One of the pleasures of dealing with cards is that you get to enjoy their beauty. Cards have a history, and if we read them as signs, we can address those histories. How to balance between reading a context-based artifact and something universal, such as the recognition of patterns, the tension between colors, and the play of geometrical lines in a design is part of the pleasure of owning cards.

These days I’m being asked about my collection of cards. Knowing collectors of caliber I always say that I don’t have a collection. I have a few beautiful cards, some museum pieces, some interesting from a cultural point of view, and some quite sublime because of the craftsmanship that went into making them. So, I don’t consider myself a collector.

And yet. If I look at some of my Lenormand cards made by the Dondorf company in around 1880s, I want to swoon every time I look at what I call my Blue Dondorf. This is a set that I haven’t seen anywhere with anybody. Not even K. Frank Jensen has it, and as we all know, Frank has almost everything. So, I suppose I am a collector of sorts.

Here’s a small show-case of some of my exquisite Dondorfs, a sample of each of the 5 presented answering the following question:

What is beauty?

My pièce de résistance, the very unique and unknown Blue Dondorf (1880) says:

Beauty is flow in the hunt.



. . . . . .

The purple Dondorf (1880) says:

Beauty is wind in the sails, free fish and cultured fish.

purple dondorf lenormand camelia elias

. . . . . .

The Dondorf Frankfurt with a K says (1887):

Beauty is death.

Screen Shot 2013-07-30 at 2.30.01 PM

. . . . . .

The Fortuneteller’s Dondorf Frankfurt (1887, string-bound booklet) says:

Beauty is a ride away from heavy chains.

camelia elias dondorf lenormand

. . . . . .

The French Dondorf (1910) says:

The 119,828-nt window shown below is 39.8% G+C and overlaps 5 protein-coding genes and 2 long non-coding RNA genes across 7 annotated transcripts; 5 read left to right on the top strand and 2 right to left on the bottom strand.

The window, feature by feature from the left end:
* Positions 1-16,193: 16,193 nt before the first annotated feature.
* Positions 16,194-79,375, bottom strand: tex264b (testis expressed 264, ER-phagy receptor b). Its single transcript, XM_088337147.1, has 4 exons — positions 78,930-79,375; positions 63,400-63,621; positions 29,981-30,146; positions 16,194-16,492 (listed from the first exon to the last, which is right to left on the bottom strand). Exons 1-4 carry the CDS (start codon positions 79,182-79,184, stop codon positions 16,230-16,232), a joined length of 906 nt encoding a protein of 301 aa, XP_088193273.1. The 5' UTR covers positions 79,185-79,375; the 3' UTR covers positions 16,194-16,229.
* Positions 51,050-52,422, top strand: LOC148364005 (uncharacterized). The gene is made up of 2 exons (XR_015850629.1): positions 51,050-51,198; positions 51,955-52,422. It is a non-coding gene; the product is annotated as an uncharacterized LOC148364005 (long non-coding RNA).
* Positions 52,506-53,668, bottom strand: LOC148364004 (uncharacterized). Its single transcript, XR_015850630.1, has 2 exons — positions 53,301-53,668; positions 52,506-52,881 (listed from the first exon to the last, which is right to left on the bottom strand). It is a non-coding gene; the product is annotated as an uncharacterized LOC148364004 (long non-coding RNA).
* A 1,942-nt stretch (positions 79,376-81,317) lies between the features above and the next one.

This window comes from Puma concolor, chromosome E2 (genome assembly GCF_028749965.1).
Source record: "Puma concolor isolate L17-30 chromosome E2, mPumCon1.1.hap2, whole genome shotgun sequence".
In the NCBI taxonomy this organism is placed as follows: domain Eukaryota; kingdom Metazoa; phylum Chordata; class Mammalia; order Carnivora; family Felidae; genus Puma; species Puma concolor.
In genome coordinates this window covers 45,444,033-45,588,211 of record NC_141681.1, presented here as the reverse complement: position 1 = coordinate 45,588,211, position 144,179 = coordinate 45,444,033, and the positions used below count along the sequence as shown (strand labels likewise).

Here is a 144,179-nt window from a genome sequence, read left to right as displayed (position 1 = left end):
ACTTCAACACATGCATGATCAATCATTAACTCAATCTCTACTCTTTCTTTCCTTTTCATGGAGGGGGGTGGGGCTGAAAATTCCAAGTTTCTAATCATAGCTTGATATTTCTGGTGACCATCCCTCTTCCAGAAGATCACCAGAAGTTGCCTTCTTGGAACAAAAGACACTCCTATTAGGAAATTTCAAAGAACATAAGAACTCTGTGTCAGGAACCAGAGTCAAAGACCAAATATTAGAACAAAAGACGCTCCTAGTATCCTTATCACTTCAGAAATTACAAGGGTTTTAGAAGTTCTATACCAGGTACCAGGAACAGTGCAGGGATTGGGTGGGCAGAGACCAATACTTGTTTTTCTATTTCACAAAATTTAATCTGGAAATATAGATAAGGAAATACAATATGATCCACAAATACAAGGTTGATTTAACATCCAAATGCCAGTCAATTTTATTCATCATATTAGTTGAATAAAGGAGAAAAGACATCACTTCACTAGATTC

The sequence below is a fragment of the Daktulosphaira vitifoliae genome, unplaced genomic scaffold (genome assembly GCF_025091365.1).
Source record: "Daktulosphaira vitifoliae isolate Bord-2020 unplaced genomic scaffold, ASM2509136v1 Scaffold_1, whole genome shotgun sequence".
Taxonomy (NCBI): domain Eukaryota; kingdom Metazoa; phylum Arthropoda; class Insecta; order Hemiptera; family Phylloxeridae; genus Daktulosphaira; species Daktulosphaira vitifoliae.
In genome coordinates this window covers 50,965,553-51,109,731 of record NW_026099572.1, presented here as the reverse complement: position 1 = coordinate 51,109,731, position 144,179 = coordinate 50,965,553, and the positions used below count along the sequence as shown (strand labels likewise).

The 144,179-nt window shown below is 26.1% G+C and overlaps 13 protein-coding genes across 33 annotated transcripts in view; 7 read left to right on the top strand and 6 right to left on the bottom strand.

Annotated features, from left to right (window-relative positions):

Beauty is symmetry of play and contemplation.

camelia elias french dondorf

. . . . . .

All 5 in a choir say:

Beauty is the unknown on the table, the slow movement of faith towards the familiar.

camelia elias dondorf lenormand

. . . . . .

camelia elias dondorf lenormand camelia elias dondorf lenormand

camelia elias dondorf lenormand

camelia elias dondorf lenormand


Note on the decks:

All Dondorf Lenormand cards created between 1880 and 1910.

My theory is that the Blue Dondorf is a test print. As you can notice, the classical initials on the back are missing, so not all the litographic plates used by Dondorf have been used here. The front, however, features the standard early Dondorf Francfort (with a c). The quality of the images is the best in this example. The litographic work of ‘rasterizing’ the image is absolutely top notch here. And the blue is sublime. Why have they not produced this deck? I’d love to hear from anyone who might know anything about this mysterious deck.


Looking for a Lenormand deck? Grab mine, sold as a talismanic object: A HELIUM POET LENORMAND. For a description of how I came to design one, read here.


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  1. George Koury says:

    Thanks Camellia for the terrific blog. Can you tell me where I can get a good reproduction or original of the Dundorf Lenormand with playing card inserts?

  2. Arwen says:

    There are some great reproductions of Lilac Dondorf on etsy. The seller “OldLenormandCards” has a bunch!! She has destroyed versions and touched up versions.

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